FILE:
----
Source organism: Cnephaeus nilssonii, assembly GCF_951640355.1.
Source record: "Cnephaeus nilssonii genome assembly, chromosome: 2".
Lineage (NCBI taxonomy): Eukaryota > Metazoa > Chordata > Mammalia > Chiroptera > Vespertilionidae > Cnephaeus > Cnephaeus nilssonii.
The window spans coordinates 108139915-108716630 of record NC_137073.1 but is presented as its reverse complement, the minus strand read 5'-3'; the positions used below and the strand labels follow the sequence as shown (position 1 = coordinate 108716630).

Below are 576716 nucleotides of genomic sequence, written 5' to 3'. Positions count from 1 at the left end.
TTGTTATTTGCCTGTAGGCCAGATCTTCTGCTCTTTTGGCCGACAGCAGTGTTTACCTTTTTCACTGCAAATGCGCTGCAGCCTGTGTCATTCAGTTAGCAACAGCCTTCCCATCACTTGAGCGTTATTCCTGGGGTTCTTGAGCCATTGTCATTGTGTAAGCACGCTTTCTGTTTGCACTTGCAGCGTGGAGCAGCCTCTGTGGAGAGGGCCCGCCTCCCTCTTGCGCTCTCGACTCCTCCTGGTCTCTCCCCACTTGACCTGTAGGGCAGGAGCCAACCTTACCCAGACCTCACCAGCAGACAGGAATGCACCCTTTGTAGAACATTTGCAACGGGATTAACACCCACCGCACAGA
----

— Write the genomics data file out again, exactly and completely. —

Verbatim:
Source organism: Cnephaeus nilssonii, assembly GCF_951640355.1.
Source record: "Cnephaeus nilssonii genome assembly, chromosome: 2".
Lineage (NCBI taxonomy): Eukaryota > Metazoa > Chordata > Mammalia > Chiroptera > Vespertilionidae > Cnephaeus > Cnephaeus nilssonii.
The window spans coordinates 108139915-108716630 of record NC_137073.1 but is presented as its reverse complement, the minus strand read 5'-3'; the positions used below and the strand labels follow the sequence as shown (position 1 = coordinate 108716630).

Below are 576716 nucleotides of genomic sequence, written 5' to 3'. Positions count from 1 at the left end.
TTGTTATTTGCCTGTAGGCCAGATCTTCTGCTCTTTTGGCCGACAGCAGTGTTTACCTTTTTCACTGCAAATGCGCTGCAGCCTGTGTCATTCAGTTAGCAACAGCCTTCCCATCACTTGAGCGTTATTCCTGGGGTTCTTGAGCCATTGTCATTGTGTAAGCACGCTTTCTGTTTGCACTTGCAGCGTGGAGCAGCCTCTGTGGAGAGGGCCCGCCTCCCTCTTGCGCTCTCGACTCCTCCTGGTCTCTCCCCACTTGACCTGTAGGGCAGGAGCCAACCTTACCCAGACCTCACCAGCAGACAGGAATGCACCCTTTGTAGAACATTTGCAACGGGATTAACACCCACCGCACAGA